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    2. Pat Moore

      gardener

      In reply to Greg North

      Greg, My point was NOT TO HAVE a "global marketing organization" in the first place. To think outside of the box towards localization of the necessities of life and conscious movement towards an anticonsumerism, refusal of unnecessary, biosphere-destructive junk. The necessity for humanity to take back its biological integrity from this market place gone mad which is designed to exploit and to create false demand.

      The capitalist system is the problem obviously, especially a globalized capitalist…

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    3. James Hill

      Industrial Designer

      In reply to Pat Moore

      A digression from a good argument, sorry, but there is an inexpensive "adaptable" industrial robot which looks to be very good for the disabled.
      And small industrial enterprises competing against those globalised slaves you mention.
      Somewhere on the BBC website.

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    4. James Hill

      Industrial Designer

      In reply to Pat Moore

      That robotisation, derived from a slavic word for a slave, was written up in The New Scientist, in the early 1980's, as creating stress related diseases such as strokes and heart failure in its victims, easily measurable before the event by simple, routine blood tests for recognised distress hormones such as cortisone.
      The results of all those nasty, vivisectionist experiments done onlaboratory animals in the 1950's did not go to waste.
      This should come under the proactive prevention measures of the various Occupational Health and Safety Acts, but sadly, obtuse magistrates (with humanities educations) have been notorious in their self-indulgent failure to compensate for their ignorance, when "supposedly" responsibly judging these matters.
      So the abuse continues...

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  12. Dale Bloom

    Analyst

    This seems to be a result of an oversupply of labour, which means workers have few or no rights, and become treated as arms and legs only.

    The workers have to do as they are told, or the company finds someone who will.

    Our country is quickly heading down the track of oversupply of labour.

    For example, the coalition has plans to increase jobs by 1 million in 5 years, but the country will have increased its population by about 1.5 million people in 5 years, if the country continues with its current population increase.

    If the population continues growing at its current rate, we will lose our natural environment, live in tiny but expensive boxes, and also become slaves to large corporations who will tell their workforce what to do and when to do it, or else.

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  13. Tracy Heiss

    logged in via Facebook

    If I worked at Amazon I'd get together with work mates and have each other take turns to carry the devices. One person works like clockwork, but holds three devices. The other two kick back and have a day off. Got to be some way to beat them at their own game!!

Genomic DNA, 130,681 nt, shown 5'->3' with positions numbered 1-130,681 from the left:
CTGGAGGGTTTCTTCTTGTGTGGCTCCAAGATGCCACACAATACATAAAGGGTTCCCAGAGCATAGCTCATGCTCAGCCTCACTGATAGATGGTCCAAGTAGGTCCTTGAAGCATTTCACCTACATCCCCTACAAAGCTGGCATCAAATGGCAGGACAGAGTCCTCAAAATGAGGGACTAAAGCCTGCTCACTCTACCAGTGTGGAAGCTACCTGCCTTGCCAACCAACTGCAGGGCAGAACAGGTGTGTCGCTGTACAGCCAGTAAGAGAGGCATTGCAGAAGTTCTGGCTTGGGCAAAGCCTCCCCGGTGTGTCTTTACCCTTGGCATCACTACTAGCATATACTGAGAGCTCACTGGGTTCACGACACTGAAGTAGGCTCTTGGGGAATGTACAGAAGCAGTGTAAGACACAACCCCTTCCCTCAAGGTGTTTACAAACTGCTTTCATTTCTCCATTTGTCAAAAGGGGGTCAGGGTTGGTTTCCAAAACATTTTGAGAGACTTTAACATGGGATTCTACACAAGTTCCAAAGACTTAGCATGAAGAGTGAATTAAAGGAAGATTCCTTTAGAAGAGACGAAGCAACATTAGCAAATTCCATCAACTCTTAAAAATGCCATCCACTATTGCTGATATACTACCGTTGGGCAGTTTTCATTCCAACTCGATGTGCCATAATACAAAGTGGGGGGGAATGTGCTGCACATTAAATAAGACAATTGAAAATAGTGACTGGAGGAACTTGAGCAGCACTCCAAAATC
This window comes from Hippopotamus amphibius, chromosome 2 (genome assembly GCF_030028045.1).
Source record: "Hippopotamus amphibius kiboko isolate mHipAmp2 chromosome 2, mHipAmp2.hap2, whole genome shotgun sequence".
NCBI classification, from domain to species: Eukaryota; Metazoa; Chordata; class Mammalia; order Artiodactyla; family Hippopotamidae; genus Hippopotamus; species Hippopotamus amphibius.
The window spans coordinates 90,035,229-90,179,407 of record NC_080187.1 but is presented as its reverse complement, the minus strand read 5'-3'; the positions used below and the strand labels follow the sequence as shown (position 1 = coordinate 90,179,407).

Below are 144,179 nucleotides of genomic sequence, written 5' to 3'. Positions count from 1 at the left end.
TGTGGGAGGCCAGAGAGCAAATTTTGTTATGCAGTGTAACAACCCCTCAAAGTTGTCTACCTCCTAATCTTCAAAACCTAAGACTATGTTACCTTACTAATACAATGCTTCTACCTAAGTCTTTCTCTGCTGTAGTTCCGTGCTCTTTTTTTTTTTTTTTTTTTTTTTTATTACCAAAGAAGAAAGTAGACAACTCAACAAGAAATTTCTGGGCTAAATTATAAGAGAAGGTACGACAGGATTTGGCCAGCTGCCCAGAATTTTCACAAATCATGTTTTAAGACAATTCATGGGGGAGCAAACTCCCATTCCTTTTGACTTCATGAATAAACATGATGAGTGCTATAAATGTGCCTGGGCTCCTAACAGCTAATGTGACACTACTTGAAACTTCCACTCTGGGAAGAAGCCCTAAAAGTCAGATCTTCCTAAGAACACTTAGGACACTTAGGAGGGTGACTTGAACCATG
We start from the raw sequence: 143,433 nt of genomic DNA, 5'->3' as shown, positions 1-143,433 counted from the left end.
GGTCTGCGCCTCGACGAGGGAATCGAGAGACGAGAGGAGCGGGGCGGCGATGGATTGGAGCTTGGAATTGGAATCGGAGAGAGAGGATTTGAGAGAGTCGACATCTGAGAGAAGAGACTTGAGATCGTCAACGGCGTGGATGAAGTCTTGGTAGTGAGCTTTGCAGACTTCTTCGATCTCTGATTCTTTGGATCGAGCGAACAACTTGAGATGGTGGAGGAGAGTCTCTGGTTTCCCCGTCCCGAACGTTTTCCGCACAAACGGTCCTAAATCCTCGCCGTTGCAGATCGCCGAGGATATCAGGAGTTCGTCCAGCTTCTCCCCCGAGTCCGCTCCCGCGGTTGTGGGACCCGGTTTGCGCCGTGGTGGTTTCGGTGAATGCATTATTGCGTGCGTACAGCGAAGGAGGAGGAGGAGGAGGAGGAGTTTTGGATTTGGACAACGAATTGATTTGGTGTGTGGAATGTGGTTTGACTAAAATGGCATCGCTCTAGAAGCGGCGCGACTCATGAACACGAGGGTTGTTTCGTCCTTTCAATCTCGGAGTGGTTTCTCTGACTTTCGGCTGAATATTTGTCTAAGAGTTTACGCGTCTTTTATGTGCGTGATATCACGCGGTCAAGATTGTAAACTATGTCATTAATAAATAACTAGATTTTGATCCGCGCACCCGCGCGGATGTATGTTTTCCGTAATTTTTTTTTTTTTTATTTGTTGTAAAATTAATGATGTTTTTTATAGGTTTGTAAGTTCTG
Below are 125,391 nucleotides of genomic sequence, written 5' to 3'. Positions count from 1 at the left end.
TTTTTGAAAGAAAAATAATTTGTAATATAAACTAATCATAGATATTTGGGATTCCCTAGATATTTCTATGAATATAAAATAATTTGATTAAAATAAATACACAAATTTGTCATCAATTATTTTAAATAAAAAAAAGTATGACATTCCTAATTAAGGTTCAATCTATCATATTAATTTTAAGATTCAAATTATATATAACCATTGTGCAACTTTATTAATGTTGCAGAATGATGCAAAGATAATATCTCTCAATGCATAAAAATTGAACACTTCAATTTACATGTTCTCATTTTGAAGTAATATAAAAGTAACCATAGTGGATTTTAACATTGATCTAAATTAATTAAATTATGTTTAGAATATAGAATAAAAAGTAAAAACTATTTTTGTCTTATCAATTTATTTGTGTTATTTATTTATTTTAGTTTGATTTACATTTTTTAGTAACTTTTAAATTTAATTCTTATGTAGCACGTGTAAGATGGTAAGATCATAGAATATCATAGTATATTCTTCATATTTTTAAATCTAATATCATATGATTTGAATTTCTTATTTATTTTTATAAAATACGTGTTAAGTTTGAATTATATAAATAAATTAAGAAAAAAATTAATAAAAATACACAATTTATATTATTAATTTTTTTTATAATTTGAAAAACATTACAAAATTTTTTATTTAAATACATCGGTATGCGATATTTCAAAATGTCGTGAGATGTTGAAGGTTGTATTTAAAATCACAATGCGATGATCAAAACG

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  14. Ian J. Faulks

    NRMA-ACT Road Safety Trust Research Scholar, Centre for Accident Research and Road Safety (CARRS-Q) at Queensland University of Technology

    An excellent article, Anthony.
    Perhaps the simplest solution to abuses of the kind that you and Zoe Williams have discussed is for legislative change that requires the monitor (company, or other organisation) to use the technology only for safety, for security, or for research and development activities, and not for "performance monitoring".
    Such conditions on use have been applied successfully in the areas where I work: transport safety, and law enforcement; but the law and policies regarding use must be carefully formulated to stop abuse, bullying and intimidatory behaviours.

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  15. Richard Helmer

    REsearch Engineer

    without growth in humanities interests then the end game of productivity may well be a very large non-working populace. ... even if employed, a perception [or reality] of gross inequality leads to trouble... one way or another, people need to share a worthwhile existence

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  16. Robert J. Thomas, Sr.

    Retired corporate counsel

    Just another story to support the proposition that the only moral type of business organization is the true cooperative.

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  17. Thomas Fields

    "progressive" watcher

    Gauging from the comments, the romantic fantasy that one's labour ought to be pristine and treated like a special snowflake still lives on. I thought this idea died out after a few million were killed in the socialist revolutions? Guess not. You learn something everyday.

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  18. Mark Bean

    Reader

    To get another perspective, it might be worth noting that Amazon will doubtlessly purchase robots to perform the tasks mentioned in the article as soon as they become cost-effective.

    Surely it is obvious that they will do this regardless of any reforms relating specifically to the treatment of their human workers.

    With robots doing the work, Amazon avoids mis-treating their workers, and will enjoy overall improved performance in their warehouses. It is a win for Amazon and any company who can afford robots.

    The workers won't have work, though, and that makes me think there is a bigger problem here than the article suggests.